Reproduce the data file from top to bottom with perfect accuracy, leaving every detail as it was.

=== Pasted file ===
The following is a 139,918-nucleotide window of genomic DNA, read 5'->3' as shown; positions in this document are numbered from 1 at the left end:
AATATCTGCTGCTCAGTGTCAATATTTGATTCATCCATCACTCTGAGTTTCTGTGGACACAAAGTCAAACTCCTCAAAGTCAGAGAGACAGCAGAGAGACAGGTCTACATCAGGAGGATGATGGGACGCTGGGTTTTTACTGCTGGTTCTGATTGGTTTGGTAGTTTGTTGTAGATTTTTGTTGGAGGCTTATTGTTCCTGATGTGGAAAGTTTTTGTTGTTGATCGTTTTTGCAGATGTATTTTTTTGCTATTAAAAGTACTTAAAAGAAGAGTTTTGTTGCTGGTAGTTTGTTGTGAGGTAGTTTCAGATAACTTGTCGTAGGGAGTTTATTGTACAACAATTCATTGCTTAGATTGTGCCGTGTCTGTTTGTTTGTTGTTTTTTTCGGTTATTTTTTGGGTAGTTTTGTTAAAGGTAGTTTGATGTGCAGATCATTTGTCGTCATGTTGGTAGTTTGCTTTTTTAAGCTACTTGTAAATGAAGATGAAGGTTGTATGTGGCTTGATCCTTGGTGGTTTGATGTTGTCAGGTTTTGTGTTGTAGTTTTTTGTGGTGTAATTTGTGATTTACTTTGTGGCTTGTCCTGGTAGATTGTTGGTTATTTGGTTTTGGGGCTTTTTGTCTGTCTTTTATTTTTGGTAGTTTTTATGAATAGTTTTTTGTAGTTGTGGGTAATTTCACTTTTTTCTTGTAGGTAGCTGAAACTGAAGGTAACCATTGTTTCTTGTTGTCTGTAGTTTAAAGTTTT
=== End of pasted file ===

The following is a 139,918-nucleotide window of genomic DNA, read 5'->3' as shown; positions in this document are numbered from 1 at the left end:
AATATCTGCTGCTCAGTGTCAATATTTGATTCATCCATCACTCTGAGTTTCTGTGGACACAAAGTCAAACTCCTCAAAGTCAGAGAGACAGCAGAGAGACAGGTCTACATCAGGAGGATGATGGGACGCTGGGTTTTTACTGCTGGTTCTGATTGGTTTGGTAGTTTGTTGTAGATTTTTGTTGGAGGCTTATTGTTCCTGATGTGGAAAGTTTTTGTTGTTGATCGTTTTTGCAGATGTATTTTTTTGCTATTAAAAGTACTTAAAAGAAGAGTTTTGTTGCTGGTAGTTTGTTGTGAGGTAGTTTCAGATAACTTGTCGTAGGGAGTTTATTGTACAACAATTCATTGCTTAGATTGTGCCGTGTCTGTTTGTTTGTTGTTTTTTTCGGTTATTTTTTGGGTAGTTTTGTTAAAGGTAGTTTGATGTGCAGATCATTTGTCGTCATGTTGGTAGTTTGCTTTTTTAAGCTACTTGTAAATGAAGATGAAGGTTGTATGTGGCTTGATCCTTGGTGGTTTGATGTTGTCAGGTTTTGTGTTGTAGTTTTTTGTGGTGTAATTTGTGATTTACTTTGTGGCTTGTCCTGGTAGATTGTTGGTTATTTGGTTTTGGGGCTTTTTGTCTGTCTTTTATTTTTGGTAGTTTTTATGAATAGTTTTTTGTAGTTGTGGGTAATTTCACTTTTTTCTTGTAGGTAGCTGAAACTGAAGGTAACCATTGTTTCTTGTTGTCTGTAGTTTAAAGTTTT